Take your time: chronically late people live longer

Photo: Shutterstock
Photo: Shutterstock Photo: SHUTTERSTOCK

If, like me, you're punctual to a fault (read: 15 minutes early to everything) then here's some news to brighten up your afternoon: basically we're going to die earlier and be less successful than our tardy mates.

Cheery stuff, hey?

Let me just say from the outset that I'm a big fan of science. Love it. But sometimes, science comes out with findings that just aren't fair - and this is one of them. So how did science come to this (frankly appalling) conclusion? Well, as it turns out, being chronically late is linked to a number of different personality traits and characteristics, which also happen to be linked to better health, longer lives and more success.

Yeah it's enough to make you want to throw your watch (i.e. phone) in the ocean and just rock up to work/school/social functions whenever the mood takes you.

Let's take a look at some of the research. 

Late people are less stressed:

Not worried about missing appointment times, frustrating their mates or seeing deadlines fly by, late people tend to be less stressed and less stress means fewer health problems - and a longer life.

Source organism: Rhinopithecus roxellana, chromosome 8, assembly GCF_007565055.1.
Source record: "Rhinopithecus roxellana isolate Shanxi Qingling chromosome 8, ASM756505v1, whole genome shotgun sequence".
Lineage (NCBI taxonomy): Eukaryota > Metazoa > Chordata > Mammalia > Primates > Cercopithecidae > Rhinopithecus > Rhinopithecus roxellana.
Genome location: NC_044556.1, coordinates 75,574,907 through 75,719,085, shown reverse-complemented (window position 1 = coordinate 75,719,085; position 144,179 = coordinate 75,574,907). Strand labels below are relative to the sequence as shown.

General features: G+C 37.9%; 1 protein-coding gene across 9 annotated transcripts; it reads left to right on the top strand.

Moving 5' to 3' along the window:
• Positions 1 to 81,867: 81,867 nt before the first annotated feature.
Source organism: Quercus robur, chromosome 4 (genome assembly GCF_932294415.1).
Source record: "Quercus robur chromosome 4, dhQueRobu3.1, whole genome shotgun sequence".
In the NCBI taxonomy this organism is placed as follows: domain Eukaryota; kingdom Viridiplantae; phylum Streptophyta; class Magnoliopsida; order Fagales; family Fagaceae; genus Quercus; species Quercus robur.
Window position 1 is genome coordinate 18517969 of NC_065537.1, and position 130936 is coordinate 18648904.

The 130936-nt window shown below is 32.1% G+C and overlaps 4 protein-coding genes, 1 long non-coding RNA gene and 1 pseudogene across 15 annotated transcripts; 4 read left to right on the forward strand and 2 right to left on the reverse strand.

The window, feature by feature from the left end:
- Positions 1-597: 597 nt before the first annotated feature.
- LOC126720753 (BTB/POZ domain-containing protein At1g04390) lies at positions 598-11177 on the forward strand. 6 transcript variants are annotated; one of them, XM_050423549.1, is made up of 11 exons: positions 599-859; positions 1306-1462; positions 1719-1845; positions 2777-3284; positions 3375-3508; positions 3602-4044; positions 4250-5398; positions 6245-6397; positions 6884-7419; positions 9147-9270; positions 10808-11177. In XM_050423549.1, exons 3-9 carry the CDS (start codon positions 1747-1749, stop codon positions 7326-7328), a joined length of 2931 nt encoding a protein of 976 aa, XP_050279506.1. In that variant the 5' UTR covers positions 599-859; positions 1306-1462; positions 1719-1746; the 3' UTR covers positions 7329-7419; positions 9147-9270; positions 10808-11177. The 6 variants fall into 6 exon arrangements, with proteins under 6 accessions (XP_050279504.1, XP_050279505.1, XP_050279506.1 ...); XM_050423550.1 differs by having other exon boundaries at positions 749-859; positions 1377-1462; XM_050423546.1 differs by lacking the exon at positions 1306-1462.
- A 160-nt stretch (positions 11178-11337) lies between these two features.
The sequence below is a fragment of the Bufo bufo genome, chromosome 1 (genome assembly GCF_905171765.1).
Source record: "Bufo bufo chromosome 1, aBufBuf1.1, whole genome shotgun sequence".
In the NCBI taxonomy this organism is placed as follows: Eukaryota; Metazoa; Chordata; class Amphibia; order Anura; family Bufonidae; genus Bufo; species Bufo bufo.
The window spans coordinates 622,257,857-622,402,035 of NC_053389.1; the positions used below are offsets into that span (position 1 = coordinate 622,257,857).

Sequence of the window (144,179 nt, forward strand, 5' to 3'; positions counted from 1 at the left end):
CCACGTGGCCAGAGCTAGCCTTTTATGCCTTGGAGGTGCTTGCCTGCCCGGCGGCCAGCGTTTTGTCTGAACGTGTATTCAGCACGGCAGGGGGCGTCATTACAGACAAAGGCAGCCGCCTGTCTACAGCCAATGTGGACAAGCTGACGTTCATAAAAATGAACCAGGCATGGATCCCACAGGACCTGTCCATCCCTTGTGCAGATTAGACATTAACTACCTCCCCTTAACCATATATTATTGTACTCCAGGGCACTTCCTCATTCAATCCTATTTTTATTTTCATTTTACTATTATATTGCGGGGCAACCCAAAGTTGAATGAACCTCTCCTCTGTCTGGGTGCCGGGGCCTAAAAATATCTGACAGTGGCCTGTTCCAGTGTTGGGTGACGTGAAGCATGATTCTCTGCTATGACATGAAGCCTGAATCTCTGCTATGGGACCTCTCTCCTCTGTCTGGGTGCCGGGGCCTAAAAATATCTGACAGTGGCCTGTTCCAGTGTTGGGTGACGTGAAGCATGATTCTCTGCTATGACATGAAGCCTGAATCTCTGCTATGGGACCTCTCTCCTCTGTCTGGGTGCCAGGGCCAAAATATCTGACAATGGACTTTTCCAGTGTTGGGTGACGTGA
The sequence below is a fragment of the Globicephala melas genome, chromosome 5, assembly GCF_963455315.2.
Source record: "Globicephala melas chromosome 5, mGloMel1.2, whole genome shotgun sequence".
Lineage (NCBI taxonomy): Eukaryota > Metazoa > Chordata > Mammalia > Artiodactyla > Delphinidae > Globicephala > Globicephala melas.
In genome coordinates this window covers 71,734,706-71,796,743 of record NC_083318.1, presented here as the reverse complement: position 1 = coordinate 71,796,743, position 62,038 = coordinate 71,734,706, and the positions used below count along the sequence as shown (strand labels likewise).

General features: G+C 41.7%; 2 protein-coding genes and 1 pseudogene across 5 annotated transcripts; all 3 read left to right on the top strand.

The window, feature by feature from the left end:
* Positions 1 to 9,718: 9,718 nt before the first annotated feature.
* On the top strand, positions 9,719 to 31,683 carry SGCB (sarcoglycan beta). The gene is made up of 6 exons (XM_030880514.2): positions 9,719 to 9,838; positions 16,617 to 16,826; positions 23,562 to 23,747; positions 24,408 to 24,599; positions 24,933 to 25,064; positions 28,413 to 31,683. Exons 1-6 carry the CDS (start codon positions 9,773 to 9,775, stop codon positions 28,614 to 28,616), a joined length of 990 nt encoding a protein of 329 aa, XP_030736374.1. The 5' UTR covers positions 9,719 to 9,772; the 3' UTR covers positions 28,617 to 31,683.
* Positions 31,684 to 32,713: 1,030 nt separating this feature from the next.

Late people are more optimistic:

"Many late people tend to be both optimistic and unrealistic," explains Diana DeLonzor, author of Never Be Late Again. "They remember that single shining day 10 years ago when they really did all those things in 60 minutes flat, and forget all the other times that everything took much, much longer." Yep, your chronically late chum genuinely believes they can drop the kids at school, pick up the dry cleaning, and respond to a work email before your 10am coffee date.


But that "can do" attitude pays dividends when it comes to health.

A review of research published by Harvard Medical School notes that not only does optimism help people cope with disease and recover from surgery,  but it also has a positive impact on health and longevity. "Research tells us that an optimistic outlook early in life can predict better health and a lower rate of death during follow-up periods of 15 to 40 years," they write.

Optimism can also lead to more success too. One classic study found that Insurance agents with an "optimistic outlook"  outsold their pessimistic colleagues by as much as 21 per cent in the first year and 57 per cent in the second year.

Late people feel time differently

Having a sunny outlook isn't the only thing associated with being late. Perhaps unsurprisingly, it's the laid-back Type B types who'll leave you sitting in the cafe alone, 17 minutes (and 37 seconds) after you agreed to meet. The thing is, not really their fault. See, according to a series of studies conducted by psychology professor Jeff Conte, Type A and Type B individuals actually feel time pass differently. While Type As felt a minute passed in 58 seconds (see, efficient!), Type Bs decided a minute was up in 77 seconds. Well that explains quite a lot ...